DEKALB COUNTY, Ga. - People who live in a DeKalb County neighborhood are upset over the show of force by several DeKalb County officers Monday night that ended with a police officer and a homeowner shot by another DeKalb County officer.
The homeowner, Chris McKinley, was shot in the thigh. His pet boxer was shot dead after DeKalb County police officers responded to his brick and tan one story home.
During the shooting 22-year-old Officer Travis Jones suffered serious injuries after being struck in the hip.
GBI investigators believe all the gun fire came from police.
Police entered through the back door. The house matched the description a 911 operator relayed to police. Jeremy Matthews lives across the street in a home matching that description too.
“It could have been us. We were lying on the couch watching TV too. It's scary. It's very scary,” Matthews said.
Tama Colson was on her evening walk. Colson is a former first responder. She ran to McKinley’s home when she heard her neighbor scream.
“I had him sit down and I took off my shirt and applied pressure to the bullet wound on his leg,” Colson said. “A third officer arrived, ran in the house and I said, ‘I want a lieutenant or sergeant here now,’ and he said ‘Oh, S***.’”
Only Channel 2 Action News was there as McKinley arrived home Tuesday from the hospital.
Channel 2’s Wendy Corona spoke with one neighbor who says the McKinley's wife spent some time at their home Monday. He said the couple is doing well.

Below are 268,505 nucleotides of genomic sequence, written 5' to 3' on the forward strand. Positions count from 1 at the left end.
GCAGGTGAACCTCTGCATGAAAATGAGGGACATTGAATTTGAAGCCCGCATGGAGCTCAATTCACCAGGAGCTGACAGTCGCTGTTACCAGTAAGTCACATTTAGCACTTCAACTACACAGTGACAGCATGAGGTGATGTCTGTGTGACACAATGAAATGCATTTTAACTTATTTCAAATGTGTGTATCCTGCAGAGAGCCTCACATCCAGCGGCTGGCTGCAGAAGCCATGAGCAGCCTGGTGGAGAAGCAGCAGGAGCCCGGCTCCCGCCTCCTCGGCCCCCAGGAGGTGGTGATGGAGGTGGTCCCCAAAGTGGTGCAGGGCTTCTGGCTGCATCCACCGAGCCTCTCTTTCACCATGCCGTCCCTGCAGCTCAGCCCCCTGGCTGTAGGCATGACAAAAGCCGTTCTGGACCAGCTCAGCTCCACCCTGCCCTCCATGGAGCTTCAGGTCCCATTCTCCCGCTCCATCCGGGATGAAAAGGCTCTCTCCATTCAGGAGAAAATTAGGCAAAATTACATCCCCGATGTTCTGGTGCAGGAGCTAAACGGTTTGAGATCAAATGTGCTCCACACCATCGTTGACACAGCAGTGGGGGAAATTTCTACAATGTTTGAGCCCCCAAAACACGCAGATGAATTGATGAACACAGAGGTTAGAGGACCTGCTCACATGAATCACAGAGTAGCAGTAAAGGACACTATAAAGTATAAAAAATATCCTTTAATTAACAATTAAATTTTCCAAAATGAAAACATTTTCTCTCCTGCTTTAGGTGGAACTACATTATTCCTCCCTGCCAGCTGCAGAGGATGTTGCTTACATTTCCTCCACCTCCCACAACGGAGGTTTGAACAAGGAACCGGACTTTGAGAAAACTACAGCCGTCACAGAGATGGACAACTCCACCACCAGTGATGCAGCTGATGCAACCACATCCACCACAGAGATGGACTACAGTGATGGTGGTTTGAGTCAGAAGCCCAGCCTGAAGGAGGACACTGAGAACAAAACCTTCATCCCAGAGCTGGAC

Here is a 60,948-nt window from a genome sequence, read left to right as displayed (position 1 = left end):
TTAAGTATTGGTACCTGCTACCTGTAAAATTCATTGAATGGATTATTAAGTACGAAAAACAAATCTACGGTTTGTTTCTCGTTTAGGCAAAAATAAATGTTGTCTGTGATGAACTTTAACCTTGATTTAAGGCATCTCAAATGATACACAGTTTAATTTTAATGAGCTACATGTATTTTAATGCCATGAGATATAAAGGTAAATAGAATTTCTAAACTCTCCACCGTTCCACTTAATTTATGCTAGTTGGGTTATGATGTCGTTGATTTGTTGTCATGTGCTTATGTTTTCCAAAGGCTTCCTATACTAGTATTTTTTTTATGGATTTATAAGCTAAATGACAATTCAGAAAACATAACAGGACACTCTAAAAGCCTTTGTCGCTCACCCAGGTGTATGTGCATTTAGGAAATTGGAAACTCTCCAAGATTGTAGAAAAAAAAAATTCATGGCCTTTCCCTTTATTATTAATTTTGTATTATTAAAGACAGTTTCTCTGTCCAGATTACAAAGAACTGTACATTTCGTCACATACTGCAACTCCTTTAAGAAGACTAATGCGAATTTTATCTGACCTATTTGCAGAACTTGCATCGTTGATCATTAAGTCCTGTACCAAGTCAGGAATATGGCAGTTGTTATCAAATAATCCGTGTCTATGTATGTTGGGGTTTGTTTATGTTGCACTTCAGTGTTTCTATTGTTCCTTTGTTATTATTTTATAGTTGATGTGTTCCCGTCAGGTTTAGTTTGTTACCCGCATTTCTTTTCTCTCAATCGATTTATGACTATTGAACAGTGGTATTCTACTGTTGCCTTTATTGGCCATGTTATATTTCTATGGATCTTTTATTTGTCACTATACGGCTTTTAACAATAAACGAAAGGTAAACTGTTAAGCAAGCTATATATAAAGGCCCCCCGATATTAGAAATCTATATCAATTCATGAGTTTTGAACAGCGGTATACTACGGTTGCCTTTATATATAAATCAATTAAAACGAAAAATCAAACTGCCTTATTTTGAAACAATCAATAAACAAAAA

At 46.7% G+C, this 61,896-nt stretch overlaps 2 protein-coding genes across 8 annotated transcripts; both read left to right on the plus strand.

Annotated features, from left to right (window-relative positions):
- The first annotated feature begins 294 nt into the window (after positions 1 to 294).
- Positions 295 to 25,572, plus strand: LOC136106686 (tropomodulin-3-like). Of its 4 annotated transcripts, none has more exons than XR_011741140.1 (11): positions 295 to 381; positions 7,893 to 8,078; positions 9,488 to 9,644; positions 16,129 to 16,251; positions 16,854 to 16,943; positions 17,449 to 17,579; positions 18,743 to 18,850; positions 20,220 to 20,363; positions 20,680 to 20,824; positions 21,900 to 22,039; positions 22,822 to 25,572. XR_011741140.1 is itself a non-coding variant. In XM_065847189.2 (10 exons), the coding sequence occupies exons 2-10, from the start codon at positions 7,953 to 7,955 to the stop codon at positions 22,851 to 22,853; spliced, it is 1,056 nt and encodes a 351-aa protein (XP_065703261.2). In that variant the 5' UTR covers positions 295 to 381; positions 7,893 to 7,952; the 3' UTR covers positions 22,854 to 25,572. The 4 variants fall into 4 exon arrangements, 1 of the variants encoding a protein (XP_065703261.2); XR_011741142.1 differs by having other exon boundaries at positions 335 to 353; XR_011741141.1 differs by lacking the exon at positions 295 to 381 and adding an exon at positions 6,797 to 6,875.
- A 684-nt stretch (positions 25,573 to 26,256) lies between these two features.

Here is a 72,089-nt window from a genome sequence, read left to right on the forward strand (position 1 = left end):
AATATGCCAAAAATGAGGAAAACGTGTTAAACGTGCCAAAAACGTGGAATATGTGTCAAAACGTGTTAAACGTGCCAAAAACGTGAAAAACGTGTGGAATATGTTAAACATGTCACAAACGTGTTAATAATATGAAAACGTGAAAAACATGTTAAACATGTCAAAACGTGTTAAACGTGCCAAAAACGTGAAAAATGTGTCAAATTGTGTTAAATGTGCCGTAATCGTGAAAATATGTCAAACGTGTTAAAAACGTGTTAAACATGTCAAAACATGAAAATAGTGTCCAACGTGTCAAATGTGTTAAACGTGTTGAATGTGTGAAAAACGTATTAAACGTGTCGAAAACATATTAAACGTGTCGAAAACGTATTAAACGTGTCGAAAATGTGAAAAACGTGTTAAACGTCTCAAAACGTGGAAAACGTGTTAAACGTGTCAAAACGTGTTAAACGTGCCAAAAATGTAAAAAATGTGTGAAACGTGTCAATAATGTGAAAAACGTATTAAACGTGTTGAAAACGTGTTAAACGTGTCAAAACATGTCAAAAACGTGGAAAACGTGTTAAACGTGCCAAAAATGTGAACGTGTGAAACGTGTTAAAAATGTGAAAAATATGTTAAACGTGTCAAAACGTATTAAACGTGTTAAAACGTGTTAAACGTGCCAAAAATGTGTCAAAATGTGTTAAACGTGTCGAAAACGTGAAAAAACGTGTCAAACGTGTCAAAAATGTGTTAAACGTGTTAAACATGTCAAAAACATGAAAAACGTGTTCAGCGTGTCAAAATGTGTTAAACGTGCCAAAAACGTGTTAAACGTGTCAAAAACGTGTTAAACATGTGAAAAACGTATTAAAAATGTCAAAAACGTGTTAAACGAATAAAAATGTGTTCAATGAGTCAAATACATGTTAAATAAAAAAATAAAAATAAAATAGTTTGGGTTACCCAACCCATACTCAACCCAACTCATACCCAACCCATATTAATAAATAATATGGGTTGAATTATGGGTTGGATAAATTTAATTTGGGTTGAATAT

Channel 2’s Liz Artz spoke to people who have visited with the police officer shot in the incident. They say he's alert and conscious but seriously injured, meanwhile exactly how all this happened inside the DeKalb County home remains the focus of the investigation by the Georgia Bureau of Investigation.
"We've had our challenges here in this community to but we faced them and have turned over everything to proper agency to look at what occurred and what should occur next," DeKalb County’s Deputy Chief Operating Officer for Public Safety Dr. Cedric Alexander.
Alexander said it's too early to tell if training was an issue in the incident, but new policies and procedures are constantly being implemented at the department.
"We are employing all the latest recommendations that you can imagine into this department as we confront these issues," Alexander said.
Alexander said after the investigation is complete and he has a better idea as to how this played out, and what went wrong, he'll know how to proceed with training or retraining issues at that time.